Clinton BS Files: Is Hillary a secret lesbian? Not that it matters at all, but probably not

Clinton's been called a "lesbian" since she first broke onto the national scene and refused to bake cookies

By Amanda Marcotte

Senior Writer

Published September 6, 2016 9:57AM (EDT)

Huma Abedin, Hillary Clinton   (Reuters/Jim Young)
Huma Abedin, Hillary Clinton (Reuters/Jim Young)

Bill and Hillary Clinton have been plagued by conspiracy theories throughout most of their life in the public eye, perhaps more than any other politicians in history. The Clinton BS Files are a weekly in-depth look at the stories behind some of these conspiracy theories. You can read last week’s post here

Last week, Hillary Clinton's long-time close aide, Huma Abedin, finally announced her separation from her embarrassment of a husband, Anthony Weiner. The reaction in much of the right-wing media was to regurgitate long-standing rumors that Clinton is a lesbian and that she's having an affair with Abedin.

Matt Drudge chose to wink at the rumors, running a picture of Clinton hugging a woman who turned out to not be Abedin. Another photo at least got the names right but was clearly chosen to imply that Clinton and Abedin coordinate their outfits.



The headline's implication is that Abedin is done not just with Anthony Weiner but weiners generally, as if anyone could blame her after how much penis-based humiliation she's endured over the years. (To be clear, human sexuality doesn't work this way. If men being jerks was enough to turn women gay, there would be no straight women left.)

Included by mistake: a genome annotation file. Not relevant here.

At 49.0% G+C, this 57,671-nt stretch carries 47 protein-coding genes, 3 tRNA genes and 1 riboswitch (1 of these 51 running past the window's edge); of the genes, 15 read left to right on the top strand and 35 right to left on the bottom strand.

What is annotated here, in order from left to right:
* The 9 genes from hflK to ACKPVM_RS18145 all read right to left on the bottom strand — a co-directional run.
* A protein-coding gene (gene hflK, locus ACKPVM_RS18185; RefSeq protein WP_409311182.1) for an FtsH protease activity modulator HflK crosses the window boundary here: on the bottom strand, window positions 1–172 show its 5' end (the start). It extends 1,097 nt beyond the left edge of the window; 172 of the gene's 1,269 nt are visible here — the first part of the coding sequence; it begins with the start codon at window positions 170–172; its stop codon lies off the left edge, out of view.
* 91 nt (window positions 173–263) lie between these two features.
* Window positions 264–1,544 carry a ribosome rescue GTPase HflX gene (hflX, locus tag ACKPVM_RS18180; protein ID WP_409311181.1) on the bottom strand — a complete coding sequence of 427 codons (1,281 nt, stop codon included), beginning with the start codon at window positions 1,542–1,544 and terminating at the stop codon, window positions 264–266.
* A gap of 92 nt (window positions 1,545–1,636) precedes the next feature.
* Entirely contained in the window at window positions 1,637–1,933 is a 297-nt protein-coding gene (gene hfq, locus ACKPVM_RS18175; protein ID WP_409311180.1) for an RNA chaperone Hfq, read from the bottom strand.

The rumors that Clinton is a lesbian have been around since she first peeked her head out in public, and the reason isn't exactly obscure: That's just what misogynist asshats say about women who dare consider themselves the equals of men. The rumor isn't just misogynist either but also homophobic, in that it assumes "lesbian" is an insult.

At their core, the lesbian rumors were about delegitimizing the Clinton marriage.

From the day the Clintons set foot on the national stage, conservatives set out to portray Hillary Clinton as something other than a genuine wife to Bill Clinton because in their minds real wives are subservient to their husbands and the patriarchal order in general.

At the 1992 Republican National Convention, Pat Buchanan focused heavily on scaremongering the crowd about Clinton's feminism:

Elect me, and you get two for the price of one, Mr. Clinton says of his lawyer-spouse. And what does Hillary believe? Well, Hillary believes that 12-year-olds should have the right to sue their parents, and Hillary has compared marriage and the family as institutions to slavery and life on an Indian reservation.

Well, speak for yourself, Hillary.

This, my friends, is radical feminism.

These fears were most famously brought to bear in the spring of 1992, when conservatives freaked out because Clinton, in justifying her decision to be a lawyer instead of a housewife, said, "I suppose I could have chosen to bake cookies and have teas, but I chose to fulfill my profession."

For weeks, the press dined on smarmy stories where housewives postured in outrage at this supposed insult. In March 1992, UPI went to Peoria, Illinois — because, of course, it did — to find an angry housewife. The news outlet hit pay dirt with Ginny Marriot, 45, who protested Clinton's remark by mailing her cookies.